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Editorial: Make effort to drive, boat sober this Fourth
Keep safety first on busy highways, lake over holiday
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DNR Rangers will be out in force patroling Lake Lanier this holiday weekend for potential violators and safety issues.

A long holiday weekend, hot summer weather, cheap gas and a world of distractions are the perfect formula for danger on Georgia highways.

The Governor’s Office of Highway Safety is again joining local law enforcement agencies in enforcing its Zero Tolerance for alcohol use and driving on Georgia roads, where AAA predicts some 1.1 million will travel this holiday. Troopers and local law officers will be out in force along our highways keeping a sharp eye out for erratic, aggressive or potentially impaired drivers.

On roadways clogged with fast-moving vehicles, anything impairing a driver’s judgment can lead to disaster. Having a few beers or cocktails at a cookout, restaurant or other shindig is enough to render anyone incapable of making quick decisions needed. National Highway Traffic Safety Administration data shows that one person dies in an alcohol-related traffic crash every 53 minutes in the United States.

And if you get caught, the penalty will be steeper. A new law goes into effect Saturday that will require first-time DUI offenders whose blood alcohol registers 0.15 or higher to install ignition locking systems on their vehicles after a conviction. The device can test alcohol levels on a driver’s breath and make the vehicle inoperable if he or she has been drinking.

Officials from Mothers Against Drunk Driving and state public safety agencies are spreading the word this week in a statewide tour to remind drivers of the law, which is now in effect in 49 states and the District of Columbia.

“States that have passed ignition interlock devices for first-time DUI offenders have seen the number of drunk driving deaths drop by as much as 50 percent,” GOHS Director Harris Blackwood said in a news release.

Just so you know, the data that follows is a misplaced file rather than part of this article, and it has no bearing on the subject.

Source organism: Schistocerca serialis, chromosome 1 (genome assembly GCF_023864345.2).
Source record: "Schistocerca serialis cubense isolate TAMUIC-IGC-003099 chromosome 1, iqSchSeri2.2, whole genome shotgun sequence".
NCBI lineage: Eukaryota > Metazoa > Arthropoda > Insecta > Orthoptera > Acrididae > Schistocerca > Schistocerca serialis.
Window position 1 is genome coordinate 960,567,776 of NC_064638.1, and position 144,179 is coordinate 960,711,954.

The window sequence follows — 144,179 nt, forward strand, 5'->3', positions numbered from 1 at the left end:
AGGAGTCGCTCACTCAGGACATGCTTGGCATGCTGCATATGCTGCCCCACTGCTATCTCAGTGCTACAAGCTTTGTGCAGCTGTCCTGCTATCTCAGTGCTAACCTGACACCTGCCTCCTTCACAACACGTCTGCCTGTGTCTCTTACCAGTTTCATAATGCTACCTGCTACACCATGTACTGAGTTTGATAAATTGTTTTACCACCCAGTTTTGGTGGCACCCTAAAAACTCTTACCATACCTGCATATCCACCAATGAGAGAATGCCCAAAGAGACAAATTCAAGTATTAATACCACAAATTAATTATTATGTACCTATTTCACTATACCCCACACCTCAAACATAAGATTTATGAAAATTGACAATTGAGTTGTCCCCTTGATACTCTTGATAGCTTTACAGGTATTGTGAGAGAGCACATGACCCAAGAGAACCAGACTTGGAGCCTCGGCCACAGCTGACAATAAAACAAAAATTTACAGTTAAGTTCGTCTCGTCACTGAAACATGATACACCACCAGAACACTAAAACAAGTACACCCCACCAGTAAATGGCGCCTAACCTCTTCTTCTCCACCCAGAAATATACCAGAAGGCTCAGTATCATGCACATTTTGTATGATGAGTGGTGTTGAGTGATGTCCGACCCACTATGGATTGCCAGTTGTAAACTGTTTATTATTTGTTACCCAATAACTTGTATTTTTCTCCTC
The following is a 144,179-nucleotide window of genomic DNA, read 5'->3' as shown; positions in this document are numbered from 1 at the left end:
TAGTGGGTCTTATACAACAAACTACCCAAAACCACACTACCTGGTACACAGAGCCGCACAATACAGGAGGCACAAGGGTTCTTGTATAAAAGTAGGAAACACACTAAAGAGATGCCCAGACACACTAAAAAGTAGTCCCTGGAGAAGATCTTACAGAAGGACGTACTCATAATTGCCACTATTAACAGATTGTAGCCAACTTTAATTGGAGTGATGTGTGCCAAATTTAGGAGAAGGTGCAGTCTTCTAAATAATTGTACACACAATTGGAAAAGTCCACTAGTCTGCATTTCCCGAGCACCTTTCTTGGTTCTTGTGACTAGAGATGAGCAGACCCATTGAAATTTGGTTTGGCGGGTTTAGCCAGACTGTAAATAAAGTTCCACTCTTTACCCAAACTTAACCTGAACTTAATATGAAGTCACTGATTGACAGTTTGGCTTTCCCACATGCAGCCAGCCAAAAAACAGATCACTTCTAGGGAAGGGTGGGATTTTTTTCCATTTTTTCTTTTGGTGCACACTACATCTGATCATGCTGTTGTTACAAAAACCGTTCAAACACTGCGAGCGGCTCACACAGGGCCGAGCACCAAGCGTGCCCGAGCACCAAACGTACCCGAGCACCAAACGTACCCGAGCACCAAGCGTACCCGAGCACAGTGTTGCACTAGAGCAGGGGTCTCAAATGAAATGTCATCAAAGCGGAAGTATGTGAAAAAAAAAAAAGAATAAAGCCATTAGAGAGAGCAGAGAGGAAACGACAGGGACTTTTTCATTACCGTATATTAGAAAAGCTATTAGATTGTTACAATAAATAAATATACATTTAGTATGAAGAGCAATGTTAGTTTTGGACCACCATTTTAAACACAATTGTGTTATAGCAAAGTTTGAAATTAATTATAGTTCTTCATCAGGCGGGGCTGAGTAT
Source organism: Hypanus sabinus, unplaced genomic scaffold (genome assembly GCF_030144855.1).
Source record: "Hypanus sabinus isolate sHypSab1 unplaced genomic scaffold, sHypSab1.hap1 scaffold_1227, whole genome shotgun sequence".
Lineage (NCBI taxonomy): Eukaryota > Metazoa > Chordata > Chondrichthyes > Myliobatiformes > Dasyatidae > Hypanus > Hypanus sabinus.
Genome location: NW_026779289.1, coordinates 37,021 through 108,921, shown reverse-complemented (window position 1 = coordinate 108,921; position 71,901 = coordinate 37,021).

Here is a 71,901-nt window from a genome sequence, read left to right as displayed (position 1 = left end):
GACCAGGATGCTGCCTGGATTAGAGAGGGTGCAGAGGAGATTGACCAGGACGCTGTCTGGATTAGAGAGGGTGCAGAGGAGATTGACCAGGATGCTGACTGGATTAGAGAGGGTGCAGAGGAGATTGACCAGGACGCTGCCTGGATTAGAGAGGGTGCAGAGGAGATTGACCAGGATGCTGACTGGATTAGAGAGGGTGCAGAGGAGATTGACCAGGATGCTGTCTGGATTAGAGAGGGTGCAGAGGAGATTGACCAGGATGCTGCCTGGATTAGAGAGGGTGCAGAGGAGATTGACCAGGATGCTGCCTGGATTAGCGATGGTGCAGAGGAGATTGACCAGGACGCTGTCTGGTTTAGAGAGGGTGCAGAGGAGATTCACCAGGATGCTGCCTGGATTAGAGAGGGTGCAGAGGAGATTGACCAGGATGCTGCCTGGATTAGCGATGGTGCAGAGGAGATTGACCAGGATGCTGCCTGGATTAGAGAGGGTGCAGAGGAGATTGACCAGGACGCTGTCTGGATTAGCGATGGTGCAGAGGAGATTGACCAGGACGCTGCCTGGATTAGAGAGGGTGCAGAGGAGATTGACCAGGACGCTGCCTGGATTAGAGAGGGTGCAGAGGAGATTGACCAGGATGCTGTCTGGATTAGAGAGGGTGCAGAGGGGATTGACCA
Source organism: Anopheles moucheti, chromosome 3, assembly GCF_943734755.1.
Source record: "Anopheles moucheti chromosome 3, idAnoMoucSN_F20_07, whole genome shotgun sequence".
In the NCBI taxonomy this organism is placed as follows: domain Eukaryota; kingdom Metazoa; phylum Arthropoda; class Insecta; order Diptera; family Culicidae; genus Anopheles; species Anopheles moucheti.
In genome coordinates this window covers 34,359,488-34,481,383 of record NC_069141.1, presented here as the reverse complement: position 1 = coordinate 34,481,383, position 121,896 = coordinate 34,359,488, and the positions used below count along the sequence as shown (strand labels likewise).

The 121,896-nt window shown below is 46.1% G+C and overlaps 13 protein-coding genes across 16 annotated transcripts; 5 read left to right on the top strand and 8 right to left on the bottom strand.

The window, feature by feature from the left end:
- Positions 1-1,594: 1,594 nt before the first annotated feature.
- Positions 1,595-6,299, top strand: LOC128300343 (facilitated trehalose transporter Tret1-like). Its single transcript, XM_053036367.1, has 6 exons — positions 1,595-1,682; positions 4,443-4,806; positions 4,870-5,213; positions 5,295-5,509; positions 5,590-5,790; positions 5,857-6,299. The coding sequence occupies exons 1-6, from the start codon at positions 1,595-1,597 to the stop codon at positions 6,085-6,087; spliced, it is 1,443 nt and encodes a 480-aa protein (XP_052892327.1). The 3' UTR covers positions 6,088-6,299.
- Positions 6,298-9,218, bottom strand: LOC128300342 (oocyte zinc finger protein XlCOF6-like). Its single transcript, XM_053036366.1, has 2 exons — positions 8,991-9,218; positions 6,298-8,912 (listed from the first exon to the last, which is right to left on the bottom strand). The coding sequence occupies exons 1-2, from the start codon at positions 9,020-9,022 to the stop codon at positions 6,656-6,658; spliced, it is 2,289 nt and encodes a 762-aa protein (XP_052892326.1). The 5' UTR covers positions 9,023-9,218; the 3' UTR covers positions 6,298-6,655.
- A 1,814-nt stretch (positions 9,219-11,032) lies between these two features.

According to MADD, ignition interlock devices have kept 2.3 million impaired drivers iff the road and has reduced the number of repeat DUI offenders by as much as 67 percent.

The need for caution doesn’t just include alcohol but also devices that distract us from the road. Chief among those are cellphones, their constant bleating of texts and alerts often coaxing eyes off the highway. That message or email can wait until you arrive. And phone calls should be handled carefully, ideally via a hands-free device, to ensure drivers aren’t focused on something other than the car ahead of them.

Such caution also goes for boaters on Lake Lanier during what is expected to be a busy, crowded weekend. Be aware that the legal alcohol limit for boat operators is the same as it is for highway drivers, .08 percent, which sometimes can be the result of just one drink. First-time violators can face up to a year in prison and fines up to $1,000 if convicted. With a lake full of not only vessels but swimmers, skiers, rafters, kayakers and paddleboarders of all ages, everyone needs to stay aware, alert and sober to avoid serious accidents.

Yes, the penalties for a DUI or BUI are onerous, and can cost someone money, time and even their job in some cases. Beyond that, it’s just common sense, for your sake and others. Please be smart and don’t let your guard down. If you’re enjoying adult beverages on the lake or at a fireworks show, make sure someone sober can drive home. Other options include calling a taxi, ride service like Lyft or Uber, or AAA’s Tow to Go for a free ride or tow up to 10 miles through 6 a.m. Wednesday.

Holiday weekends are meant for fun, in this case to celebrate our nation’s birth and the common bonds of being American. Anything that mars that occasion by introducing the threat of violent harm is ... well, un-American.

Share your thoughts on this or any other topic in a a letter to the editor; you can use this form or email to letters@gainesvilletimes.com. The Times editorial board includes General Manager Norman Baggs, Editor Keith Albertson and Managing Editor Shannon Casas, plus community members Susan DeCrescenzo, Cathy Drerup and Brent Hoffman. 

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